Photo by Haggai Matar
Yesterday (9 January 2012), late at night, the Knesset plenum has passed the “Law to Prevent Infiltration” in its final reading, and it will now be enacted as a law. This law, sponsored by the government, comes after the government had to drop a similar proposal in July 2010, due to harsh public criticism.
This is an amendment to the existing Law to Prevent Infiltration, which was passed in 1954 and was originally limited to a state of emergency and intended for dealing with “Fedayeen.” The declared purpose of this newly enacted amendment is to deter asylum seekers and refugees, who have been entering Israel in recent years, by using draconian arrest measures. This law enables a three-year imprisonment without trial of asylum seekers and refugees and of their children, even if there is no possibility or intention of deporting them. In some cases, the imprisonment could be extended and even indefinite. The law further stipulates that judicial oversight of the arrest will only take place after 14 days; it will be preformed by an administrative court; and this administrative court will not be able to release arrested refugees before the three-year sentence except under extraordinary humanitarian circumstances.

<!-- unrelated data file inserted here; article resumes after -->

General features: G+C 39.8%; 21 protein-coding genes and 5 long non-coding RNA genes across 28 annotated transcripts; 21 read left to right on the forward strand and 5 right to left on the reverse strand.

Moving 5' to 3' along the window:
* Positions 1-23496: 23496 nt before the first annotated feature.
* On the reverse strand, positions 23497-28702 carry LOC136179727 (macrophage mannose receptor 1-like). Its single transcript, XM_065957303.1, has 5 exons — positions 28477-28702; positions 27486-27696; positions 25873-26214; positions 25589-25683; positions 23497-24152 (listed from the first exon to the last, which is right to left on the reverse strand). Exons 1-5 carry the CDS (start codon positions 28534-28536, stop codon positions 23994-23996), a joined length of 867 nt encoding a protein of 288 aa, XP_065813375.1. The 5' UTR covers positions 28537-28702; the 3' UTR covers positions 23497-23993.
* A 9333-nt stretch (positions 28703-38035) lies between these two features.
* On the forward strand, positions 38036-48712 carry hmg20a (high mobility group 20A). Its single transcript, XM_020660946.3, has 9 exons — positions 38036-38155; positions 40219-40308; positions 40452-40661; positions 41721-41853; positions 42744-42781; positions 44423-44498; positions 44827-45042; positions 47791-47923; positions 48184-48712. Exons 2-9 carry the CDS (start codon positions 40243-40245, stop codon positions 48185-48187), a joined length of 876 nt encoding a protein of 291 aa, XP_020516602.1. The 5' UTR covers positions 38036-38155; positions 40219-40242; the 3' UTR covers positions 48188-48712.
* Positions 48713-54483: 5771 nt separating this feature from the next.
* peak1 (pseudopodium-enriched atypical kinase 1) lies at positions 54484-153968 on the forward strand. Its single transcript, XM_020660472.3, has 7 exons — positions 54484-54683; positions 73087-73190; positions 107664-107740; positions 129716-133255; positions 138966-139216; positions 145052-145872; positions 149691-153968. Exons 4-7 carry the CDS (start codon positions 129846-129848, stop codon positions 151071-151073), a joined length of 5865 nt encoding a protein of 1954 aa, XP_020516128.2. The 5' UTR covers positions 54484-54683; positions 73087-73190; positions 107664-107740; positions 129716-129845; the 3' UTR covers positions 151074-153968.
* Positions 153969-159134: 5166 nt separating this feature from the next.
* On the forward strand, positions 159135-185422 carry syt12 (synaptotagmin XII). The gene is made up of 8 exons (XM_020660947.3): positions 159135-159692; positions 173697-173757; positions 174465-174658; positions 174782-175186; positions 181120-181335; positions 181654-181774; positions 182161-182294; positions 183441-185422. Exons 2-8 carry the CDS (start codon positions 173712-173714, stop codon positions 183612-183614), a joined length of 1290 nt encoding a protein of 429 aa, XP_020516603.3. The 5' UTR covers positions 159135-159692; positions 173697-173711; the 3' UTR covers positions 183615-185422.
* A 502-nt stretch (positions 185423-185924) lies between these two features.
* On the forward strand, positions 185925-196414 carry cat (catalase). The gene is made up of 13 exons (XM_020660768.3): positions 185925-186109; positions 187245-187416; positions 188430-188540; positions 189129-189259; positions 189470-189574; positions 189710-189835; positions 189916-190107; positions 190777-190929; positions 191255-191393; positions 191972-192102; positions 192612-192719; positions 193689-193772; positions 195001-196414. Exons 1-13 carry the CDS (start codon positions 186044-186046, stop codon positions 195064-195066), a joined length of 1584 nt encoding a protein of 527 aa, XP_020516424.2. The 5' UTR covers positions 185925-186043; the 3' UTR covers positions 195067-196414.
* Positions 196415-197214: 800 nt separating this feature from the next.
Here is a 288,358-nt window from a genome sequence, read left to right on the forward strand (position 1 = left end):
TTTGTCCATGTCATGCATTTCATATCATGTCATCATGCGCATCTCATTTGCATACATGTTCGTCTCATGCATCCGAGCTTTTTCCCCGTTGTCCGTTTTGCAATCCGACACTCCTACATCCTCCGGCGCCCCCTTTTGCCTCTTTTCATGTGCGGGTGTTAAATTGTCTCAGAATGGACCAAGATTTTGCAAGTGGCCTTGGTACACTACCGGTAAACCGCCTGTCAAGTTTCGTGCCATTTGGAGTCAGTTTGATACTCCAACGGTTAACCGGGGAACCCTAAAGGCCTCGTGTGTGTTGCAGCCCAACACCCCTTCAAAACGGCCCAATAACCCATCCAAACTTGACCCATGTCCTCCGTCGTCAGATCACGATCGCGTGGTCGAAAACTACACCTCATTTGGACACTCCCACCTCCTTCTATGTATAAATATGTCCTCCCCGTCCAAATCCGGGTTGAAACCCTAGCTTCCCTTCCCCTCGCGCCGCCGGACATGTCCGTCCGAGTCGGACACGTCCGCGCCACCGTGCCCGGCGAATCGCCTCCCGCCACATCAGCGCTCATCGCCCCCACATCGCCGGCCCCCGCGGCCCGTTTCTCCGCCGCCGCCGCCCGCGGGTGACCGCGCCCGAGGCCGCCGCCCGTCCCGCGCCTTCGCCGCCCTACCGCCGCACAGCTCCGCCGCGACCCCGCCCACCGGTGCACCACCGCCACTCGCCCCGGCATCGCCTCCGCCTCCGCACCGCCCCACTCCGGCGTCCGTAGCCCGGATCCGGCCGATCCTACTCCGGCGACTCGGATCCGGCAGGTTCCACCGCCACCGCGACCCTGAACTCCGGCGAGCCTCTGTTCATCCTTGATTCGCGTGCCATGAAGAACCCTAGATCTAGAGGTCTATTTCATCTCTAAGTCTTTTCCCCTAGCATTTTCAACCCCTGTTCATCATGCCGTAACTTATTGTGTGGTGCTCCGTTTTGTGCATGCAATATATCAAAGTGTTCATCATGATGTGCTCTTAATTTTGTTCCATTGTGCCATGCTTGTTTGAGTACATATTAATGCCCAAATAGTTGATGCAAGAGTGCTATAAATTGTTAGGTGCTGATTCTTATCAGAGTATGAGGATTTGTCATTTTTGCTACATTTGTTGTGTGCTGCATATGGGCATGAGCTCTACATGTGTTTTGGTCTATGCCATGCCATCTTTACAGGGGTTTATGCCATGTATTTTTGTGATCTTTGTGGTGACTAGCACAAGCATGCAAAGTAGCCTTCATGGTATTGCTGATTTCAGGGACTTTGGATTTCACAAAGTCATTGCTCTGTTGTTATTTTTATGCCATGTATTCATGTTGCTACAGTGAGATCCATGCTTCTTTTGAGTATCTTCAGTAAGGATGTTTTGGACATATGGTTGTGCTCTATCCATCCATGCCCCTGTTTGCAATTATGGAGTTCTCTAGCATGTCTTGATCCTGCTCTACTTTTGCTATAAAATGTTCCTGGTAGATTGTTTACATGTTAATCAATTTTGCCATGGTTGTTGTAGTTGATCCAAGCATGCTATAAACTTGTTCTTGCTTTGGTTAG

The previous version of this bill stipulated that a refugee or asylum seeker found guilty of property damage – including minor offenses such as bicycle theft or graffiti – could receive a life sentence; furthermore, the previous version of this bill set a five year prison sentence on those who offer any form of aid to refugees – and even fifteen years should a person persists in offering aid after being prosecuted.
In the final version of the law, the articles relating to criminal offenses and to aiding refugees were somewhat “softened,” in the sense that they now relate only to persons who entered Israel without a permit and were caught carrying weapons or trafficking in human beings or drugs. This, despite the fact that the government pushed for this law to relate to all aid to refugees.
However, even in its new version, this law is draconian and immoral, and its entire purpose is to deter refugees from entering Israel. The law blatantly disregards Israel’s most basic commitments as a member of the community of nations and as a signatory to the Convention Relating to the Status of Refugees. The State of Israel has the right to protect its borders, but not by trampling human rights and ignoring democratic values.
To read ACRI’s position on this bill (in its previous version), click here.